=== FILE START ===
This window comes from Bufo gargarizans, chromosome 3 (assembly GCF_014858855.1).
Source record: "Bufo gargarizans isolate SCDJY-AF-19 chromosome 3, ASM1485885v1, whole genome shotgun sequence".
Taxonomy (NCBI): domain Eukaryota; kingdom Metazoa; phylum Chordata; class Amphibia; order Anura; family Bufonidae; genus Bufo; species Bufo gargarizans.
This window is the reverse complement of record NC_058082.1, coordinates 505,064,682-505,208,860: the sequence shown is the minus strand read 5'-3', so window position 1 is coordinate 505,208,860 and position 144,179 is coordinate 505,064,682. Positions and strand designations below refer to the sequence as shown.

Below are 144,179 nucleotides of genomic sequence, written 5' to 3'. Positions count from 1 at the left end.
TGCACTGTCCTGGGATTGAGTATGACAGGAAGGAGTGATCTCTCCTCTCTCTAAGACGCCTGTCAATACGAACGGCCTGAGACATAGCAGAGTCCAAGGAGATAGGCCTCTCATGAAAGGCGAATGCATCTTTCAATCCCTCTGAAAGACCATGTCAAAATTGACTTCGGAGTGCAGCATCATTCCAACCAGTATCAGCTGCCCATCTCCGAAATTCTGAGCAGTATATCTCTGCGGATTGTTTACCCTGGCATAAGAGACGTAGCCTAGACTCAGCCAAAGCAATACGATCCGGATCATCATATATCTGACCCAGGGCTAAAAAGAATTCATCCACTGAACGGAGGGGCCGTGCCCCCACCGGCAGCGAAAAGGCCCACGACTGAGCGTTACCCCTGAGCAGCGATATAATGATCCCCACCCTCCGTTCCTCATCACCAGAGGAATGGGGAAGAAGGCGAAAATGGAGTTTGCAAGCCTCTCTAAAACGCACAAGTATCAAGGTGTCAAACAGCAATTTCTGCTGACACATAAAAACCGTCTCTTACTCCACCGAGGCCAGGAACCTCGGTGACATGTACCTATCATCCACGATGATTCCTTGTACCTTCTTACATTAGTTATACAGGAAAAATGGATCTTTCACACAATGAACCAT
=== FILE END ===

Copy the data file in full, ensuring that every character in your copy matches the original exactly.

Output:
This window comes from Bufo gargarizans, chromosome 3 (assembly GCF_014858855.1).
Source record: "Bufo gargarizans isolate SCDJY-AF-19 chromosome 3, ASM1485885v1, whole genome shotgun sequence".
Taxonomy (NCBI): domain Eukaryota; kingdom Metazoa; phylum Chordata; class Amphibia; order Anura; family Bufonidae; genus Bufo; species Bufo gargarizans.
This window is the reverse complement of record NC_058082.1, coordinates 505,064,682-505,208,860: the sequence shown is the minus strand read 5'-3', so window position 1 is coordinate 505,208,860 and position 144,179 is coordinate 505,064,682. Positions and strand designations below refer to the sequence as shown.

Below are 144,179 nucleotides of genomic sequence, written 5' to 3'. Positions count from 1 at the left end.
TGCACTGTCCTGGGATTGAGTATGACAGGAAGGAGTGATCTCTCCTCTCTCTAAGACGCCTGTCAATACGAACGGCCTGAGACATAGCAGAGTCCAAGGAGATAGGCCTCTCATGAAAGGCGAATGCATCTTTCAATCCCTCTGAAAGACCATGTCAAAATTGACTTCGGAGTGCAGCATCATTCCAACCAGTATCAGCTGCCCATCTCCGAAATTCTGAGCAGTATATCTCTGCGGATTGTTTACCCTGGCATAAGAGACGTAGCCTAGACTCAGCCAAAGCAATACGATCCGGATCATCATATATCTGACCCAGGGCTAAAAAGAATTCATCCACTGAACGGAGGGGCCGTGCCCCCACCGGCAGCGAAAAGGCCCACGACTGAGCGTTACCCCTGAGCAGCGATATAATGATCCCCACCCTCCGTTCCTCATCACCAGAGGAATGGGGAAGAAGGCGAAAATGGAGTTTGCAAGCCTCTCTAAAACGCACAAGTATCAAGGTGTCAAACAGCAATTTCTGCTGACACATAAAAACCGTCTCTTACTCCACCGAGGCCAGGAACCTCGGTGACATGTACCTATCATCCACGATGATTCCTTGTACCTTCTTACATTAGTTATACAGGAAAAATGGATCTTTCACACAATGAACCAT